I recently set up my Raspberry Pi as a network bridge to my home network using Open VPN. The goal was to allow co-workers access to a storage device on my LAN.

I'm using the Open VPN Cloud. So I'm not running my own access server. I can't install new software on the storage device without voiding its warranty.

So instead of installing Open VPN's Access Server, I created a new "Network" in the cloud dashboard as well as a new subnet and connected my Raspberry PI as the network "Connector".

After that, I set up the PI to route packets to and from Open VPN's network interface using nftables:

sudo nft add table nat
sudo nft 'add chain nat postrouting { type nat hook postrouting priority 100; }'
sudo nft 'add chain nat prerouting { type nat hook prerouting priority -100; }'
# When destination IP is (Cloud IP for network device), route packets to LAN storage device
sudo nft add rule nat prerouting iif tun0 ip daddr dnat
sudo nft add rule nat postrouting masquerade

Description: When destination IP is (Cloud IP for network device), route packets to LAN storage device. It also enables NAT.

My question is this. When a client is signed into the cloud, how does their Network Interface know to route traffic for my custom subnet IP range?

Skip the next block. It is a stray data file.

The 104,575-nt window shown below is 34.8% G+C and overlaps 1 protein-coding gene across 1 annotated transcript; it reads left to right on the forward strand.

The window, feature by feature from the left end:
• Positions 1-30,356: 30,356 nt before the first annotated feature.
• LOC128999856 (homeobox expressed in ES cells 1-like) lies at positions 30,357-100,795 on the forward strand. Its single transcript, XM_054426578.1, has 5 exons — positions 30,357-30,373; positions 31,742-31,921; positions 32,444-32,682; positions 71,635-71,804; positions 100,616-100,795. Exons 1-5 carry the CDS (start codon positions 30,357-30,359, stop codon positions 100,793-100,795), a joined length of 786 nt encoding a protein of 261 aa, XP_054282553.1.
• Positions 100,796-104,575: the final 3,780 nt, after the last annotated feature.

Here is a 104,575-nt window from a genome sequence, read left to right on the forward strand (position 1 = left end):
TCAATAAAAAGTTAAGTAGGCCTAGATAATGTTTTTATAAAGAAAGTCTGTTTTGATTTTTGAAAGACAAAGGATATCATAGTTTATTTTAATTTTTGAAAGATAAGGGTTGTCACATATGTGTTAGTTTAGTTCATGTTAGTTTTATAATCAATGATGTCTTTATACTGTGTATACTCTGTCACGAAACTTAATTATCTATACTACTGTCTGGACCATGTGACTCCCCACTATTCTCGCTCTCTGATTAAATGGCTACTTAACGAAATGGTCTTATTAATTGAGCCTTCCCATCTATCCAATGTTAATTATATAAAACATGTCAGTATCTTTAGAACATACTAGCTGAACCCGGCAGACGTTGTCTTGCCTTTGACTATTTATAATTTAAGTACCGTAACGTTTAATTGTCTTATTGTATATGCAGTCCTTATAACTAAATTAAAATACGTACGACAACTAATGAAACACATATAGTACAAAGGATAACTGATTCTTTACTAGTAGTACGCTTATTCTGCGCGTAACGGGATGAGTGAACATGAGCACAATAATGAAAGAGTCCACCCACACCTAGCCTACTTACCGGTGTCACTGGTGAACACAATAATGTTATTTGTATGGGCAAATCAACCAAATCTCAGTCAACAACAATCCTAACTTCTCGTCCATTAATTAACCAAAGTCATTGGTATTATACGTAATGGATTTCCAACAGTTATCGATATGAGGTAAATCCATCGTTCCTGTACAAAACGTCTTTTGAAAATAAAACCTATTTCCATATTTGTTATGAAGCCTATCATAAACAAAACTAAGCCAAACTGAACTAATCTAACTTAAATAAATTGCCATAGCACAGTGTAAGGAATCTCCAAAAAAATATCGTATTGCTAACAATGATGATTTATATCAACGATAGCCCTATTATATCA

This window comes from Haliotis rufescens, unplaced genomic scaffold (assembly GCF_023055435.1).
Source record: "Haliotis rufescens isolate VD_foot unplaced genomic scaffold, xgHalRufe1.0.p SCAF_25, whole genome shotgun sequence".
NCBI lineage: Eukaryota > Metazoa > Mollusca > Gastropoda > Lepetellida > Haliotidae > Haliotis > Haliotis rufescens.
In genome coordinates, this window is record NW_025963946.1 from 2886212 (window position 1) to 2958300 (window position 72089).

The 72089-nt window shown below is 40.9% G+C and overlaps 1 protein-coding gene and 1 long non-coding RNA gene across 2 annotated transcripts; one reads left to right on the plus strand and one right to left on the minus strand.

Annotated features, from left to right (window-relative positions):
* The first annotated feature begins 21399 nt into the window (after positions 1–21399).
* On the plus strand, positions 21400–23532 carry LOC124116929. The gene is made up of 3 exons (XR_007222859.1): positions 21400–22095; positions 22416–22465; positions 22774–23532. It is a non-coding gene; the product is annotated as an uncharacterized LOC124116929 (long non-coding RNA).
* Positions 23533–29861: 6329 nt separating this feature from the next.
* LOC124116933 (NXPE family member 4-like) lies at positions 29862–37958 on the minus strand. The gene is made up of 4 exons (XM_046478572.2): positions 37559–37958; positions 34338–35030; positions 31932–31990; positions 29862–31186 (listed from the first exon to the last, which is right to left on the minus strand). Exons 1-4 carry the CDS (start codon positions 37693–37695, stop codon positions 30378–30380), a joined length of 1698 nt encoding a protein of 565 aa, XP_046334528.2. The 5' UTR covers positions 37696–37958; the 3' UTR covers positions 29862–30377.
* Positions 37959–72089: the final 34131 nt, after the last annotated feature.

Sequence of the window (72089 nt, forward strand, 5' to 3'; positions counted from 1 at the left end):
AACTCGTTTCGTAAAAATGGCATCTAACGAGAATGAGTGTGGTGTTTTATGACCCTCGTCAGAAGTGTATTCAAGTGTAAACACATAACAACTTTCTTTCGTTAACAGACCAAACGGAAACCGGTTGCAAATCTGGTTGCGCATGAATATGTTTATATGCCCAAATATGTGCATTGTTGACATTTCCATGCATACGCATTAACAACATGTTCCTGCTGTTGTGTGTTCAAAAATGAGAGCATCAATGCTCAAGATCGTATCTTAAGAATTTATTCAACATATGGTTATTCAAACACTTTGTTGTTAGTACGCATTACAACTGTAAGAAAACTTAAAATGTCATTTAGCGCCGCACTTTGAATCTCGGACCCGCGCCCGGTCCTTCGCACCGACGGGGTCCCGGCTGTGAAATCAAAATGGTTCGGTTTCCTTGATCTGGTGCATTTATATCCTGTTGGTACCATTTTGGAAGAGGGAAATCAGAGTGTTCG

I checked Open VPN's network interface on my Windows computer and noticed that my subnet was not assigned to it. Yet, I'm able to connect to my subnet IP range ( when I'm signed into the cloud.

I know my subnet is technically just a single IP, but that's all I needed in this case.

Does Open VPN automatically configure the client to route packets in a similar way to how I set up the PI to route packets between interfaces? E.g Maybe OpenvVPN configured the client device to route packets for a specific subnet into their own network interface, which then routed packets to my PI's interface. Is that how this works?

I'm also probably a bit confused because I don't understand IP routing very much on Windows at all.

1 Answer 1


Routing on Windows is not much different from routing on Linux.

It isn't limited to just "local subnet & default gateway" – you can configure, or the OpenVPN client can install, routes for arbitrary network prefixes.

If you run route -4 print you'll most likely see a route for the prefix through the VPN tunnel interface.

  • Thanks for your response! You are right, I'm able to see how packets are getting routed for my subnet via route -4 print. I've accepted this as the answer, thanks again!
    – Charles
    Mar 7, 2021 at 20:20

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